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Determinants of vitamin D activation in patients with acute coronary syndromes and its correlation with inflammatory markers

Arraa M. Saghir Afifeh, Monica Verdoia, Matteo Nardin, Federica Negro, Filippo Viglione, Roberta Rolla, Giuseppe De Luca, Novara Atherosclerosis Study Group (NAS)
Nutrition, metabolism, and cardiovascular diseases 2021 v.31 no.1 pp. 36-43
C-reactive protein, age, angiography, biomarkers, blood platelets, calcitriol, cardiovascular diseases, chemiluminescence immunoassays, cholecalciferol, correlation, creatinine, diabetes, diuretics, exhibitions, fibrinogen, homocysteine, infection, metabolism, pandemic, patients, prediction, renal failure, risk, uric acid, variability, vitamin D deficiency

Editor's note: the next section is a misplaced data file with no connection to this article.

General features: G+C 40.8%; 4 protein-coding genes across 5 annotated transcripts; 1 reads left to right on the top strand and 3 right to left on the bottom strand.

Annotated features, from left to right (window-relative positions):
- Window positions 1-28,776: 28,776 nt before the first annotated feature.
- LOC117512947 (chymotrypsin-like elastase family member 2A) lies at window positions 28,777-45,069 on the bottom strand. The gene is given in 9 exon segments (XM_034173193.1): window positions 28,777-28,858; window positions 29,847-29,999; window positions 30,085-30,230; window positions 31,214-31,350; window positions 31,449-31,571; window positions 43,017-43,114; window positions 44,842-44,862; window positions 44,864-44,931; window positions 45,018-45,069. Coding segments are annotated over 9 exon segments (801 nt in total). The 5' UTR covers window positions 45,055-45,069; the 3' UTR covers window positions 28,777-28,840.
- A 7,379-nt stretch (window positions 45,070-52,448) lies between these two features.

Vitamin D deficiency is a pandemic disorder affecting over 1 billion of subjects worldwide. Calcitriol (1,25(OH)2D) represents the perpetrator of the several systemic effects of vitamin D, including the anti-inflammatory, antithrombotic and anti-atherosclerotic actions, potentially preventing acute cardiovascular ischemic events. Variability in the transformation of vitamin D into 1,25(OH)2D has been suggested to modulate its cardioprotective benefits, however, the determinants of the levels of calcitriol and their impact on the cardiovascular risk have been seldom addressed and were, therefore, the aim of the present study.A consecutive cohort of patients undergoing coronary angiography for acute coronary syndrome (ACS) were included. The levels of 25 and 1,25(OH)2 D were assessed at admission by chemiluminescence immunoassay kit LIAISON® Vitamin D assay (Diasorin Inc) and LIAISON® XL. Hypovitaminosis D was defined as 25(OH)D < 10 ng/ml, whereas calcitriol deficiency as 1,25(OH)2D < 19.9 pg/ml.We included in our study 228 patients, divided according to median values of 1,25(OH)2D (<or ≥ 41.5 pg/ml). Lower calcitriol was associated with age (p = 0.005), diabetes (p = 0.013), renal failure (p < 0.0001), use of diuretics (p = 0.007), platelets (p = 0.019), WBC (p = 0.032), 25(0H)D (p = 0,046), higher creatinine (p = 0.011), and worse glycaemic and lipid profile.A total of 53 patients (23.2%) had hypovitaminosis D, whereas 19 (9.1%) displayed calcitriol deficiency (15.1% among patients with hypovitaminosis D and 7.1% among patients with normal Vitamin D levels, p = 0.09).The independent predictors of 1,25(OH)2D above the median were renal failure (OR[95%CI] = 0.242[0.095–0.617], p = 0.003) and level of vitamin D (OR[95%CI] = 1.057[1.018–1.098], p = 0.004).Calcitriol levels, in fact, directly related with the levels of vitamin D (r = 0.175, p = 0.035), whereas an inverse linear relationship was observed with major inflammatory and metabolic markers of cardiovascular risk (C-reactive protein: r = −0.14, p = 0.076; uric acid: r = −0.18, p = 0.014; homocysteine: r = −0.19, p = 0.007; fibrinogen: r = −0.138, p = 0.05) and Lp-PLA2 (r = −0.167, p = 0.037), but not for leukocytes.The present study shows that among ACS patients, calcitriol deficiency is frequent and can occur even among patients with adequate vitamin D levels. We identified renal failure and vitamin D levels as independent predictors of 1,25(OH)2D deficiency. Furthermore, we found a significant inverse relationship of calcitriol with inflammatory and metabolic biomarkers, suggesting a potential more relevant and accurate role of calcitriol, as compared to cholecalciferol, in the prediction of cardiovascular risk. Future trials should certainly investigate the potential role of calcitriol administration in the setting of acute coronary syndromes as much as in other inflammatory disorders, such as the SARS-CoV2 infection.